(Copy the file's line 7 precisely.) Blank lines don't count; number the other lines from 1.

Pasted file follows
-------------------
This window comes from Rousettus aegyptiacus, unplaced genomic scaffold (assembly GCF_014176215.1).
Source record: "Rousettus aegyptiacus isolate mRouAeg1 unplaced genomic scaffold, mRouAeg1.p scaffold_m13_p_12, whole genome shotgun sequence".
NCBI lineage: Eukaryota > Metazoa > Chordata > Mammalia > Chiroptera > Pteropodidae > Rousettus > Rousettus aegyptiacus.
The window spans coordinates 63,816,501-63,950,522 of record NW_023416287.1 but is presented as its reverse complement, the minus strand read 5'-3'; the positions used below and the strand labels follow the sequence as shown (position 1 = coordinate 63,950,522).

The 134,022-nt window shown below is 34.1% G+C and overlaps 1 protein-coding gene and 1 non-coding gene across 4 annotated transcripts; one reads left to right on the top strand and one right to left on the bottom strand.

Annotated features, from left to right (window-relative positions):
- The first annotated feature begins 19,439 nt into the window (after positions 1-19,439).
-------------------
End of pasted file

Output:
- The first annotated feature begins 19,439 nt into the window (after positions 1-19,439).